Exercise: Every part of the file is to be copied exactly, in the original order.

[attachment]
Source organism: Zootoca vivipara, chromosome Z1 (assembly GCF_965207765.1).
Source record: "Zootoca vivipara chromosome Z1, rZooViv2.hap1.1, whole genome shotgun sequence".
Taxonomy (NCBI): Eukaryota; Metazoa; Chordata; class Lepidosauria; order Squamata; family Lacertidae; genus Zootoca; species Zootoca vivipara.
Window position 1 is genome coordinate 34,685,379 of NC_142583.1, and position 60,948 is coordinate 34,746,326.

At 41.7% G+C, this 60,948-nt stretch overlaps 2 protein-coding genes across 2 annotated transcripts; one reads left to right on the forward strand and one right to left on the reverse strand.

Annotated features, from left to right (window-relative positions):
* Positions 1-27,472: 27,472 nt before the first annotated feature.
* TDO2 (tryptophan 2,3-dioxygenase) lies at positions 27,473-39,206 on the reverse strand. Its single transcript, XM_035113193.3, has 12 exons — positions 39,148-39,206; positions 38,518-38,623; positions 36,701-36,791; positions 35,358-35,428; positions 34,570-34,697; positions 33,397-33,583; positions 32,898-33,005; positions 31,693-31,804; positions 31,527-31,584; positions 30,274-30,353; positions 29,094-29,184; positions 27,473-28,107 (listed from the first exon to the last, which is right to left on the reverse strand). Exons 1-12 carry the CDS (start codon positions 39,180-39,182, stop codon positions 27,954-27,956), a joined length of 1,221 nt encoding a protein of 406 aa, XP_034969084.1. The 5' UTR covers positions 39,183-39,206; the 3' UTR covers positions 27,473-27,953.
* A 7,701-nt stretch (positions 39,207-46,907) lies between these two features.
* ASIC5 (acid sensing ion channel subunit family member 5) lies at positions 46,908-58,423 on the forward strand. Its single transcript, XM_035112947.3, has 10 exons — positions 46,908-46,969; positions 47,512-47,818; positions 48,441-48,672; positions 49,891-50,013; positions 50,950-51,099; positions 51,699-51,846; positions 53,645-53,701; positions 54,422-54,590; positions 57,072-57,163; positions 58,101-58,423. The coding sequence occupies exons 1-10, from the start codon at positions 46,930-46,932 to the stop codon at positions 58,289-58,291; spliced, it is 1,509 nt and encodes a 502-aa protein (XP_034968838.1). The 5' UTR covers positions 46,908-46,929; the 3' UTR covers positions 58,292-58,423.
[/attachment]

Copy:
Source organism: Zootoca vivipara, chromosome Z1 (assembly GCF_965207765.1).
Source record: "Zootoca vivipara chromosome Z1, rZooViv2.hap1.1, whole genome shotgun sequence".
Taxonomy (NCBI): Eukaryota; Metazoa; Chordata; class Lepidosauria; order Squamata; family Lacertidae; genus Zootoca; species Zootoca vivipara.
Window position 1 is genome coordinate 34,685,379 of NC_142583.1, and position 60,948 is coordinate 34,746,326.

At 41.7% G+C, this 60,948-nt stretch overlaps 2 protein-coding genes across 2 annotated transcripts; one reads left to right on the forward strand and one right to left on the reverse strand.

Annotated features, from left to right (window-relative positions):
* Positions 1-27,472: 27,472 nt before the first annotated feature.
* TDO2 (tryptophan 2,3-dioxygenase) lies at positions 27,473-39,206 on the reverse strand. Its single transcript, XM_035113193.3, has 12 exons — positions 39,148-39,206; positions 38,518-38,623; positions 36,701-36,791; positions 35,358-35,428; positions 34,570-34,697; positions 33,397-33,583; positions 32,898-33,005; positions 31,693-31,804; positions 31,527-31,584; positions 30,274-30,353; positions 29,094-29,184; positions 27,473-28,107 (listed from the first exon to the last, which is right to left on the reverse strand). Exons 1-12 carry the CDS (start codon positions 39,180-39,182, stop codon positions 27,954-27,956), a joined length of 1,221 nt encoding a protein of 406 aa, XP_034969084.1. The 5' UTR covers positions 39,183-39,206; the 3' UTR covers positions 27,473-27,953.
* A 7,701-nt stretch (positions 39,207-46,907) lies between these two features.
* ASIC5 (acid sensing ion channel subunit family member 5) lies at positions 46,908-58,423 on the forward strand. Its single transcript, XM_035112947.3, has 10 exons — positions 46,908-46,969; positions 47,512-47,818; positions 48,441-48,672; positions 49,891-50,013; positions 50,950-51,099; positions 51,699-51,846; positions 53,645-53,701; positions 54,422-54,590; positions 57,072-57,163; positions 58,101-58,423. The coding sequence occupies exons 1-10, from the start codon at positions 46,930-46,932 to the stop codon at positions 58,289-58,291; spliced, it is 1,509 nt and encodes a 502-aa protein (XP_034968838.1). The 5' UTR covers positions 46,908-46,929; the 3' UTR covers positions 58,292-58,423.